All About Acrylics || Oliver Löhr, Kristina Schaper and Ute Zander

The moment anything claims to be a comprehensive guide, my first reaction is, “Oh, yeah? Prove it”. And the truth is that hardly anything completely passes that test. Some are commendably wide-ranging in their coverage, some introduce a wealth, even a world, of new ideas and I concede that they do enough to justify their claim.

There’s something in the “all about” here that makes me give it special attention and I do feel that it’s a misleading title; not deliberately, although it isn’t a direct translation of the original German (and we’ll come back to that). If you were to think that this is going to be a thorough-going look at materials and their properties, application methods and painting techniques, you’d be misled.

It’s at this point that we go back to the translation issue. This is a German book and it has that quality of expressionism that characterises a lot of European painting guides. They don’t tend to go for the direct instruction that English readers expect, but adopt an oblique approach of dissected examples and a painting style that tends to be quite abstract. I don’t mean that there’s anything wrong, but it’s worth a mention because the British reader is going to get a bit of an initial shock, even if it turns out to be a pleasant and welcome one. If you wanted to be kind, you’d say it was “refreshing” and, the truth is, that’s how it usually is. Some home-produced books can, if we’re honest, be a bit plodding and the step-by-step approach can pall after a while, which is why the best of the French, Dutch and German translations often prove quite remarkably popular.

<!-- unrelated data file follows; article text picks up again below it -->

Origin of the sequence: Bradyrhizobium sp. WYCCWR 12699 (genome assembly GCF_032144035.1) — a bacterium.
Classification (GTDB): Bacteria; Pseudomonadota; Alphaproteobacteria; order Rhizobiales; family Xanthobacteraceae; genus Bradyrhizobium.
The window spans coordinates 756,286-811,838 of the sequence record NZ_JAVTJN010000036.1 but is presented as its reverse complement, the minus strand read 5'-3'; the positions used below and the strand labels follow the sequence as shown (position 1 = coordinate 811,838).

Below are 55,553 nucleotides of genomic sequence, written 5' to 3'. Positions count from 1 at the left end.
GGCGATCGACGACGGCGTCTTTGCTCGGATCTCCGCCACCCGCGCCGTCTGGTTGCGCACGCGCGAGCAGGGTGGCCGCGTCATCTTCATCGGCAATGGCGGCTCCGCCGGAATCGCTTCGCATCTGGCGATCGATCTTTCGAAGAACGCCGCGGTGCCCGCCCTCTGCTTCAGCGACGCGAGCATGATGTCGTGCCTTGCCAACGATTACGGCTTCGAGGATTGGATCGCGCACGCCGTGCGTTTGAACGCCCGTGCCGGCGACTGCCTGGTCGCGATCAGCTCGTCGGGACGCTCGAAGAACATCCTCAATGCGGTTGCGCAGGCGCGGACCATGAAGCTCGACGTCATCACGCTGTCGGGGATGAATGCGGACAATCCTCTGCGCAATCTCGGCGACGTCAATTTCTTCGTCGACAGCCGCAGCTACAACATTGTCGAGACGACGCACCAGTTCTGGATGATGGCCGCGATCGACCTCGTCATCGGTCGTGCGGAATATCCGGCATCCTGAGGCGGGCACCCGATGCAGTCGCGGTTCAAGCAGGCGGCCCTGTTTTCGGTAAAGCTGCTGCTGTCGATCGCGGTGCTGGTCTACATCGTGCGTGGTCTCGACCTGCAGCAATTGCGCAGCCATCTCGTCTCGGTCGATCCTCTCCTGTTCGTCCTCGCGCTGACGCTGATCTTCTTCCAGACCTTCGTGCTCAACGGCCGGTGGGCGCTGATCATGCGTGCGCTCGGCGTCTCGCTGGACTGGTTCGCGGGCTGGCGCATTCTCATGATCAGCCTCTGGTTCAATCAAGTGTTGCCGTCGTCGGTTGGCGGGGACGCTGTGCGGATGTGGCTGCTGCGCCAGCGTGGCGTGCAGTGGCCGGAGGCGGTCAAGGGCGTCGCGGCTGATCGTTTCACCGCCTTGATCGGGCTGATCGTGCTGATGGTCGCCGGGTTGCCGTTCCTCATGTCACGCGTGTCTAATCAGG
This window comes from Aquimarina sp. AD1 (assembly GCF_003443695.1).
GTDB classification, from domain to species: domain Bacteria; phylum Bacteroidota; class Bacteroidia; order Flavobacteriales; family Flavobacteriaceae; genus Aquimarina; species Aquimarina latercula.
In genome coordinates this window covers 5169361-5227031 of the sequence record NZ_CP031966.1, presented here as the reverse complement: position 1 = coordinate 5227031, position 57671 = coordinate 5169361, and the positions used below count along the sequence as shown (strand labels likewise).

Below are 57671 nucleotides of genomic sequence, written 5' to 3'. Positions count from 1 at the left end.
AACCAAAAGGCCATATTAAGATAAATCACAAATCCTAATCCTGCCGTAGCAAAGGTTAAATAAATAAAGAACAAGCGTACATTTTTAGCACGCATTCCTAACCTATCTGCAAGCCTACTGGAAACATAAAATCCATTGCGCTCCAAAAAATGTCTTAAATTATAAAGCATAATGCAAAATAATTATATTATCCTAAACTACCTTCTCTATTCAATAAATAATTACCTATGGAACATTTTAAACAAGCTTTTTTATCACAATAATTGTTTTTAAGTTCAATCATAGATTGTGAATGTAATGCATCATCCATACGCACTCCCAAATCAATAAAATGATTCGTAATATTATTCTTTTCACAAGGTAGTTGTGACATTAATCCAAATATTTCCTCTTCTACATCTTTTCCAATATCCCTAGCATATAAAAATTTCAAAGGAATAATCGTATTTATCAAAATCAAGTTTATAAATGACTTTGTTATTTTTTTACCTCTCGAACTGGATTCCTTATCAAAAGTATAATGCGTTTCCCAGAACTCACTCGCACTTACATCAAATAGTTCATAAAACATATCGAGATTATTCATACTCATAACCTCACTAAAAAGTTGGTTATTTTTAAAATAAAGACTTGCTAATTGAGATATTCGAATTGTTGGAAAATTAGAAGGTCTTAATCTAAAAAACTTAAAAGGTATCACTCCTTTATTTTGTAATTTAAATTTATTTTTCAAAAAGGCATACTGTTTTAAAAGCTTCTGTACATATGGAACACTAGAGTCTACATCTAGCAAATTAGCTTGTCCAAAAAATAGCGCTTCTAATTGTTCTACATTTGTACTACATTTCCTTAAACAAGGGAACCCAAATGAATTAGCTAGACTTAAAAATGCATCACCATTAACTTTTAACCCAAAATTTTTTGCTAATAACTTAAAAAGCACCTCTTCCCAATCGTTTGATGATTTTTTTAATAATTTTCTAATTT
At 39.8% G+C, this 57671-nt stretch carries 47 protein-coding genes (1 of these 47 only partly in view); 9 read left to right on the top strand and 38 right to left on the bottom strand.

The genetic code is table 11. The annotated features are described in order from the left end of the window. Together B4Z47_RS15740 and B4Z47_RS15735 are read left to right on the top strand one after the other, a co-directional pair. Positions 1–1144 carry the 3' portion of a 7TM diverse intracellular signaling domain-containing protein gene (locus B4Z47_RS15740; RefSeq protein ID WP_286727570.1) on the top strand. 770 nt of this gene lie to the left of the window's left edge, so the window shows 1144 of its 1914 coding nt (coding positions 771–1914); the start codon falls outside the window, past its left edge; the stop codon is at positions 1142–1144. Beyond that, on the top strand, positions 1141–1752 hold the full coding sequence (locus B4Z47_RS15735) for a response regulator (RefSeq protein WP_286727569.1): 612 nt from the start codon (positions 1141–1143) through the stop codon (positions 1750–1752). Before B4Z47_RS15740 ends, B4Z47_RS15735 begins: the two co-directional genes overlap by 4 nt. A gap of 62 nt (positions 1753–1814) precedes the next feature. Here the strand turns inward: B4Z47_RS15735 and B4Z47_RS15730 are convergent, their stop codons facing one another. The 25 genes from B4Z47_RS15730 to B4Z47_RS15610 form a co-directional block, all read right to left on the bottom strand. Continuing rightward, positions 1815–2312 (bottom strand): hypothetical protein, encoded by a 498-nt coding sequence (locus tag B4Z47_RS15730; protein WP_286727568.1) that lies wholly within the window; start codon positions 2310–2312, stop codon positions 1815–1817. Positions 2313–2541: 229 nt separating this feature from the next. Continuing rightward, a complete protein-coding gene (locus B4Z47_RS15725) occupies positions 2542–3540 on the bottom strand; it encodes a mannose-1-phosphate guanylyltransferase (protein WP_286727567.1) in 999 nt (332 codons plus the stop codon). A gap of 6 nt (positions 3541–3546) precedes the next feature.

So, having established what this isn’t: a guide to the medium primarily aimed at the beginner, what is it? Well, the original title translates as, “Handbook of acrylic painting – materials, techniques, examples and exercises”, which is quite a mouthful and you can see why it’s come out shorter in the English version. While that latter isn’t exactly it, neither is the original. What you do get, though, is a very different look at acrylics and what you can do with it as a medium of interpretation. In fact, I’d suggest that this is more a book about artistic expression than it is about any particular medium. There aren’t really any demonstrations and most of the illustrations are completed examples; there are plenty of them and they’re quite admirably varied. There are also a lot of words and this is as much a book to read as it is to look at.

So, should you buy it? If you’re looking for what I think it claims to be (and the English subtitle is: a compete guide to painting using this versatile medium), then no. Pass it by, it’s not for you and it’ll confuse and disappoint you. On the other hand, if you’re an experienced painter and you’re looking for some new and often left-field ideas that come from a culture you maybe don’t see every day, then emphatically yes. If you’re that person, you won’t just not be disappointed, I think you’ll be filled with transports of delight at the new directions opening up to you. Just decide which reader you are, though.

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